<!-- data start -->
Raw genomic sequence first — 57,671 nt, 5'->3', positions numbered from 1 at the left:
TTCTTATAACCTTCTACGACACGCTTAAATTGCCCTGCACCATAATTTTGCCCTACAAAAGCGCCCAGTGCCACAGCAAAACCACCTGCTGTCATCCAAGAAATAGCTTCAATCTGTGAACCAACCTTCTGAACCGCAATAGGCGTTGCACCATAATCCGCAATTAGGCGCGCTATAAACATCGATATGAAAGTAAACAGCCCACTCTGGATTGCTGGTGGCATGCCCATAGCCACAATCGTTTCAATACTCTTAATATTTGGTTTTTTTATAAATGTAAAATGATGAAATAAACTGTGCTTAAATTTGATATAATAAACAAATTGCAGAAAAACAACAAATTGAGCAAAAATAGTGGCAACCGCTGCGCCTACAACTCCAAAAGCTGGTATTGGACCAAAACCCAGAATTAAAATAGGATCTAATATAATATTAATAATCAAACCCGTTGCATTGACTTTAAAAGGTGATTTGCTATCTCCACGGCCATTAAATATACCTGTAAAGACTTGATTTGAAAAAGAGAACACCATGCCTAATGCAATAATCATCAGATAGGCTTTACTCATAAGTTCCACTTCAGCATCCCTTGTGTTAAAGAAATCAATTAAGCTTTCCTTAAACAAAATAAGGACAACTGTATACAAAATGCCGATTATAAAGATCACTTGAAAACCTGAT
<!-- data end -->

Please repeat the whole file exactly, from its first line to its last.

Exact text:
Raw genomic sequence first — 57,671 nt, 5'->3', positions numbered from 1 at the left:
TTCTTATAACCTTCTACGACACGCTTAAATTGCCCTGCACCATAATTTTGCCCTACAAAAGCGCCCAGTGCCACAGCAAAACCACCTGCTGTCATCCAAGAAATAGCTTCAATCTGTGAACCAACCTTCTGAACCGCAATAGGCGTTGCACCATAATCCGCAATTAGGCGCGCTATAAACATCGATATGAAAGTAAACAGCCCACTCTGGATTGCTGGTGGCATGCCCATAGCCACAATCGTTTCAATACTCTTAATATTTGGTTTTTTTATAAATGTAAAATGATGAAATAAACTGTGCTTAAATTTGATATAATAAACAAATTGCAGAAAAACAACAAATTGAGCAAAAATAGTGGCAACCGCTGCGCCTACAACTCCAAAAGCTGGTATTGGACCAAAACCCAGAATTAAAATAGGATCTAATATAATATTAATAATCAAACCCGTTGCATTGACTTTAAAAGGTGATTTGCTATCTCCACGGCCATTAAATATACCTGTAAAGACTTGATTTGAAAAAGAGAACACCATGCCTAATGCAATAATCATCAGATAGGCTTTACTCATAAGTTCCACTTCAGCATCCCTTGTGTTAAAGAAATCAATTAAGCTTTCCTTAAACAAAATAAGGACAACTGTATACAAAATGCCGATTATAAAGATCACTTGAAAACCTGAT